Yesterday I found a new (to me) blog called Raising my Rainbow. I found it while wading through the train wreck of negative political crap that I can’t seem to stop looking at these days over on The Huffington Post. There was a post that caught Fearsome’s attention…could that be a post about a positive, touching and inspirational story? Fearsome reminded me, as he sometimes has to, that we need to be focusing on the good not the bad. He convinced me to click on the story.
The post led me to the actual blog from whence it came. A beautiful blog written by a loving mother about raising her son, life with her family and moving through a world that sometimes places upon us stereotypes and expectations. A blog so touching to me that I immediately added it to the Fearsome Buds blogroll for easy access.
Anywhoo, you can catch up with that story by either reading the re-blogging of the story that led us there yesterday or by clicking on the link labeled “blog” above or simply click the new Raising my Rainbow link over in Fearsome Buds.
Who is Andy? Well he’s not the boy from the blog. Andy is someone that was once very dear to me whom I lost tragically many many years ago. The new blog I found flooded me with emotion, emotions surrounding memories of Andy.
While in high school Andy showed up in one of my classes one day back about 1981. There was no missing Andy. From his outrageous clothes, flamboyant voice, dramatically gestured movements to his coal black dyed hair and eyeliner there was no way to miss him. We instantly became close friends. While he turned heads as we walked by no one even questioned as to why I walked with him. It was very early in the 1980s, I was only in high school but I was out and proud. Gay as a goose and everyone knew it.
You see after a very tumultuous junior high experience where I had been ridiculed for being different, in high school I had embraced my differences and found that once I owned my gayness it took the power out of the name calling and suddenly I was ok. In fact in some circles I was the cool token. Andy had already embraced this before he landed at our high school. Even though he raised more eyebrows than I did and was way more flamboyant than I, he was ok. Unfortunate was what landed Andy at our high school.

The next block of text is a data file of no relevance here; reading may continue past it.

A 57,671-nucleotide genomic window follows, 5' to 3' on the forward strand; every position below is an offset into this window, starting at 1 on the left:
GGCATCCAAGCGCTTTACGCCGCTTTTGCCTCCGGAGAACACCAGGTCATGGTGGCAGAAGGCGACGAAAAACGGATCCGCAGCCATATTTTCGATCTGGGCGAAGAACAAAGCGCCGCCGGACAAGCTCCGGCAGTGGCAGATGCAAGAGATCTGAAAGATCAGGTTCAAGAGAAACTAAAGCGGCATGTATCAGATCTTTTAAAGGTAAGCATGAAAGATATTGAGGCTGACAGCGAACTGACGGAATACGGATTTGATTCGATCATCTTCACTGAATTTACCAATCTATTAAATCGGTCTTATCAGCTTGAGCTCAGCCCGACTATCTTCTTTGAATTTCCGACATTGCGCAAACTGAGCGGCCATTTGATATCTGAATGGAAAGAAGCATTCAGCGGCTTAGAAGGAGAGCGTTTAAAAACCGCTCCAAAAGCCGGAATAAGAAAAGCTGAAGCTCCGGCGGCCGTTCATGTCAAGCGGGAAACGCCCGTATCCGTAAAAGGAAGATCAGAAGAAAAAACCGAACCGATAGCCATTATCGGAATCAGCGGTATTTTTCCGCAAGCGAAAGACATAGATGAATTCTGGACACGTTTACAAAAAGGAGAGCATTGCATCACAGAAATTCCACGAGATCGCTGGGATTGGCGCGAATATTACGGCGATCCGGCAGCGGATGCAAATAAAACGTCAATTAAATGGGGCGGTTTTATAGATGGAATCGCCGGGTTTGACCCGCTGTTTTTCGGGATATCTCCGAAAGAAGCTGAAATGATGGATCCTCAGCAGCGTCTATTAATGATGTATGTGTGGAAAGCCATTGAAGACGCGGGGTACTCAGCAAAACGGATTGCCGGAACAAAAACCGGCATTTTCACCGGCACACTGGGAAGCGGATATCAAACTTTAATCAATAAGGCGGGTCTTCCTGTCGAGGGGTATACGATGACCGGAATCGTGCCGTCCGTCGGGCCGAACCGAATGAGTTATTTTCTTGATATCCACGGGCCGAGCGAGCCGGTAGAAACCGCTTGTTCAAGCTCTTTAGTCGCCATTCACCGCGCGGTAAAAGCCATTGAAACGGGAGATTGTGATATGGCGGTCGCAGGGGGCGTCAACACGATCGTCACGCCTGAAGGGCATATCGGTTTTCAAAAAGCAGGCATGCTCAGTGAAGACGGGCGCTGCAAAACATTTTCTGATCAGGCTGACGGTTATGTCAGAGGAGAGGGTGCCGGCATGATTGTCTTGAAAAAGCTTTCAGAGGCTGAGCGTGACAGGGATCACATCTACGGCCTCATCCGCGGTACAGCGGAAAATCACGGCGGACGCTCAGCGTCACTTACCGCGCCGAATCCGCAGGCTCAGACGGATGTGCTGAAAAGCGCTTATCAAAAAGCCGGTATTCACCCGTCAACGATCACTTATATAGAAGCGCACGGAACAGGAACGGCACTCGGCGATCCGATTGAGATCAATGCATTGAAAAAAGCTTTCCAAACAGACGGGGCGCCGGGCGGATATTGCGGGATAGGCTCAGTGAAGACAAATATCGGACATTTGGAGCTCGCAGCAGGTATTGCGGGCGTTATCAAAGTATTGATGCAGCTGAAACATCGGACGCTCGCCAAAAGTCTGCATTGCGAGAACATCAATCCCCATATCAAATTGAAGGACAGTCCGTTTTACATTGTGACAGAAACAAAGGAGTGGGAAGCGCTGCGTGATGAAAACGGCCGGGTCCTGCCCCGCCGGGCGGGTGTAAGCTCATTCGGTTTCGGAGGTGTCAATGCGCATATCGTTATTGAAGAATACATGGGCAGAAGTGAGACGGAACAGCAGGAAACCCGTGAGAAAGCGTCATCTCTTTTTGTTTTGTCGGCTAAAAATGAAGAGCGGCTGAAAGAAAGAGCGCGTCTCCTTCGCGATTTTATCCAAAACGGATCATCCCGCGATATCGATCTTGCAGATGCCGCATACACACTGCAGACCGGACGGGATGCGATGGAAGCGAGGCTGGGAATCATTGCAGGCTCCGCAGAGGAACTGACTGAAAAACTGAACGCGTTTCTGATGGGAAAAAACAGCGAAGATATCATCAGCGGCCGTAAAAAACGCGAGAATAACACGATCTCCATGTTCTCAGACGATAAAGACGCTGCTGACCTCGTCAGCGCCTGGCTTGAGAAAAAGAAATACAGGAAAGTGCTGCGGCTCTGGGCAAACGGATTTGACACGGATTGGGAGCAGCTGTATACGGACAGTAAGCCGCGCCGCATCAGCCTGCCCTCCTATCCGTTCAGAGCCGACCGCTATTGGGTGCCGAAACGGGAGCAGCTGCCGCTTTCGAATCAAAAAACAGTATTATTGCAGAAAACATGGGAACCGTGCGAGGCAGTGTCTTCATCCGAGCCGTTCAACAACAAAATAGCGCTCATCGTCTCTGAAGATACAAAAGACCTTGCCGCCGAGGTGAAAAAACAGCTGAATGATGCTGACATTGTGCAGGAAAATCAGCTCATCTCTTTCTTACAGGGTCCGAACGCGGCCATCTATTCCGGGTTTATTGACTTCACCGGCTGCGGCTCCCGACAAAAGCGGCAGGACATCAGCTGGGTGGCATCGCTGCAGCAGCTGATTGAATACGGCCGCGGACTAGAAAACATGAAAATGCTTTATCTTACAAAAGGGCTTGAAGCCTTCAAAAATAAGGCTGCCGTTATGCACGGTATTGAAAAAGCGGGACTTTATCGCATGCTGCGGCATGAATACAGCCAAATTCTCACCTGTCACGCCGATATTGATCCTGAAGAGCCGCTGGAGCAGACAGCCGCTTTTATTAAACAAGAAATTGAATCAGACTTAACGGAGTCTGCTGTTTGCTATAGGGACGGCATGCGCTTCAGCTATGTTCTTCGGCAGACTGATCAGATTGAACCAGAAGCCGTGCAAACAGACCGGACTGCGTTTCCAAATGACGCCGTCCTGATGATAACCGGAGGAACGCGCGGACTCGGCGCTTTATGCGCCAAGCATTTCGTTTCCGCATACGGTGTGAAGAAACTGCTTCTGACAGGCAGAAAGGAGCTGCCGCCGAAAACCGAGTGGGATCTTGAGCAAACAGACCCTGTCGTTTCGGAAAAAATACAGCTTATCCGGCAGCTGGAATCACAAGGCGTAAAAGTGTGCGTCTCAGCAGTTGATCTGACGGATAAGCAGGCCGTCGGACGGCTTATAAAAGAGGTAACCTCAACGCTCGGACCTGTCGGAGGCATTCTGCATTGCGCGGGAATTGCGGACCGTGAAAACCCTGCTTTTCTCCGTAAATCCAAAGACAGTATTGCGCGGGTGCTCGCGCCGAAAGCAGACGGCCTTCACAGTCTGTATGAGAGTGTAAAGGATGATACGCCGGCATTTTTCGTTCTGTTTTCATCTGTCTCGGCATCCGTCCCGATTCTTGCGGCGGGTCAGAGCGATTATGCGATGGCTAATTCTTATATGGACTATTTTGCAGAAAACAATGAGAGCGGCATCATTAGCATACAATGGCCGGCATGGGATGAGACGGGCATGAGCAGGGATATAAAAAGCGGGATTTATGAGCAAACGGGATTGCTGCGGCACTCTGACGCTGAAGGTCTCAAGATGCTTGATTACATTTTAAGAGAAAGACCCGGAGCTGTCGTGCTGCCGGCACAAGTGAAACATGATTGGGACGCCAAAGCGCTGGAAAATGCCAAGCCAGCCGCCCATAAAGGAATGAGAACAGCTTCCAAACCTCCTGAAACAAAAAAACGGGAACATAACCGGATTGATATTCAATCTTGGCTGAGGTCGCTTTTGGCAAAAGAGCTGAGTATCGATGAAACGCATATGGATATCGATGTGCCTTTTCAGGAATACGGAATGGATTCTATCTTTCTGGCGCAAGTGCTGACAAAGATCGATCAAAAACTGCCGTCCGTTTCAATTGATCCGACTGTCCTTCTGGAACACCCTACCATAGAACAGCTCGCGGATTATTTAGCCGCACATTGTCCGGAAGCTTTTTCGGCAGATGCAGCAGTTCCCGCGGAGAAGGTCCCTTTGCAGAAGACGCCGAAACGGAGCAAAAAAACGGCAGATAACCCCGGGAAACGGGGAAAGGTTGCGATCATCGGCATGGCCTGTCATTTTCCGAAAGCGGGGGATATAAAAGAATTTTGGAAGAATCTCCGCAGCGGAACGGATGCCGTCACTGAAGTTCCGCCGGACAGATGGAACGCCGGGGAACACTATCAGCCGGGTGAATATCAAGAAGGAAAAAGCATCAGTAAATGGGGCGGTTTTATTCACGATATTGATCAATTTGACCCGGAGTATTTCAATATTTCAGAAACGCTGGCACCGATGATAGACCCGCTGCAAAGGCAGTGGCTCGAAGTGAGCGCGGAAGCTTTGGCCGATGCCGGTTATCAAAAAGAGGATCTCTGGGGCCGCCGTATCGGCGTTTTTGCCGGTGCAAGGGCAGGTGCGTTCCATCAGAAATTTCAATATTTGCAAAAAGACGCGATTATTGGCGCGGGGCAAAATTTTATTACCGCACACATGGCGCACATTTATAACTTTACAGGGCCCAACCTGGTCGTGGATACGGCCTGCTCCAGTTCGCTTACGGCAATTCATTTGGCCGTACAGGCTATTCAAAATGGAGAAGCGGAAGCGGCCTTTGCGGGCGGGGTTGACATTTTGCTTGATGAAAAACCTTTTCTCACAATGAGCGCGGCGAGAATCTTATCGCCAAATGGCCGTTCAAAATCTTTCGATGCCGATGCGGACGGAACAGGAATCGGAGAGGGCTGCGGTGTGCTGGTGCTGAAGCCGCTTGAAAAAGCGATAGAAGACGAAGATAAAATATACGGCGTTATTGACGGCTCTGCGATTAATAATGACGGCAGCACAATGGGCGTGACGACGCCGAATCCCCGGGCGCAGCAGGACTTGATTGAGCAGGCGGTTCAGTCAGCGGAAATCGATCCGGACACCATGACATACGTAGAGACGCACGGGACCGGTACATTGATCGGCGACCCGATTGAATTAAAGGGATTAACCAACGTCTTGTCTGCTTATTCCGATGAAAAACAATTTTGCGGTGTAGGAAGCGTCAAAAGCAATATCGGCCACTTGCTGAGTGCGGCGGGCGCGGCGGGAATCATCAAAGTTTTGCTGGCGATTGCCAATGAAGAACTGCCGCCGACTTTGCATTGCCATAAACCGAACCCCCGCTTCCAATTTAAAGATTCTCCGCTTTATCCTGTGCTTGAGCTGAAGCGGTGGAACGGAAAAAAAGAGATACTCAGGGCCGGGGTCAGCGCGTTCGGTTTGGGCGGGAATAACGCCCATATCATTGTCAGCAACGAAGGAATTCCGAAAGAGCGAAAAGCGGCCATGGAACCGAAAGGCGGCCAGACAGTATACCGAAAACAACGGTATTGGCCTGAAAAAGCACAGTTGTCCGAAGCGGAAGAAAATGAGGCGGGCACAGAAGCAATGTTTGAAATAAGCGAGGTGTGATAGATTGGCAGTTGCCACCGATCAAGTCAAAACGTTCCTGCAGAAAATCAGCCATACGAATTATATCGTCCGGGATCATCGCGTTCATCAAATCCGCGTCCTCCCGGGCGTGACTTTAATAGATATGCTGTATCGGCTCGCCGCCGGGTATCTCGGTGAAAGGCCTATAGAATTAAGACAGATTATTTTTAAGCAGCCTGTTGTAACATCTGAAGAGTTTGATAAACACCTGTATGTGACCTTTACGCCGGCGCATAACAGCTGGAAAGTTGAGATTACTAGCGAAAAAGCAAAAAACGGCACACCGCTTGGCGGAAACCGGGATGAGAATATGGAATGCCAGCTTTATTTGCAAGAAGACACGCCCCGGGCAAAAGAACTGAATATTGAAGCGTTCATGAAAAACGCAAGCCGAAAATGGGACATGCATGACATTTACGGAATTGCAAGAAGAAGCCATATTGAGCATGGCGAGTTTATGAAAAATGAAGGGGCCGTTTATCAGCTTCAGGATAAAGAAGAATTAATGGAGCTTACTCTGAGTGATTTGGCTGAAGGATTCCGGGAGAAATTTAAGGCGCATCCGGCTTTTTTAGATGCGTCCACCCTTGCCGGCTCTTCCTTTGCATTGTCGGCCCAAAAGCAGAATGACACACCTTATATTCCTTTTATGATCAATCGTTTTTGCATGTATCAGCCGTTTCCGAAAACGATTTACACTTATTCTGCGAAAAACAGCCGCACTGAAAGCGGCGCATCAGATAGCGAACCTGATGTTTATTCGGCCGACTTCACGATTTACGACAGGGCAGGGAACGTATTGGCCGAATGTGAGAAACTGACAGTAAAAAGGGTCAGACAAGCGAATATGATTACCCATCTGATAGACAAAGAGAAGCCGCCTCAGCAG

Andy’s grandparents and uncle shared a duplex about two blocks from my home. Andy’s uncle on one side and his grandparents on the other. Andy’s uncle had taken him in at the request of Andy’s parents. You see they were strict Greek Othodox and Andy wasn’t accepted by his parents. His uncle, who was not gay, was his only hope as his parents no longer wanted him in their home nor around his one year younger brother. Andy was a black sheep and in their eyes not good for the perfect jock model son younger brother.
While Andy could handle high school and the occasional insult or cruel remark, he was deeply wounded by the rejection of his parents. I had my challenges as I was gay. Andy wasn’t only gay but also gender non-conforming. Back in the early 1980s in small town Virginia we had never heard of gender non-conforming. Andy was considered a freak. I loved him for who he was and so did several others that we hung with. He was hilarious and always having a good time. He did pretty well getting along at school. His parents tormented him.
Andy and I grew close. I got to see the other side of Andy that the casual high school friends didn’t. I got to know the wounded, battered, damaged vulnerable Andy. Andy just wanted to be loved by the people that he called mom and dad. Mom and dad ridiculed him just for simply being who he was. They called him a sinner and a disgrace. Thank god for Andy’s uncle Marty. If it wasn’t for Marty I’m afraid Andy would have been another teen suicide.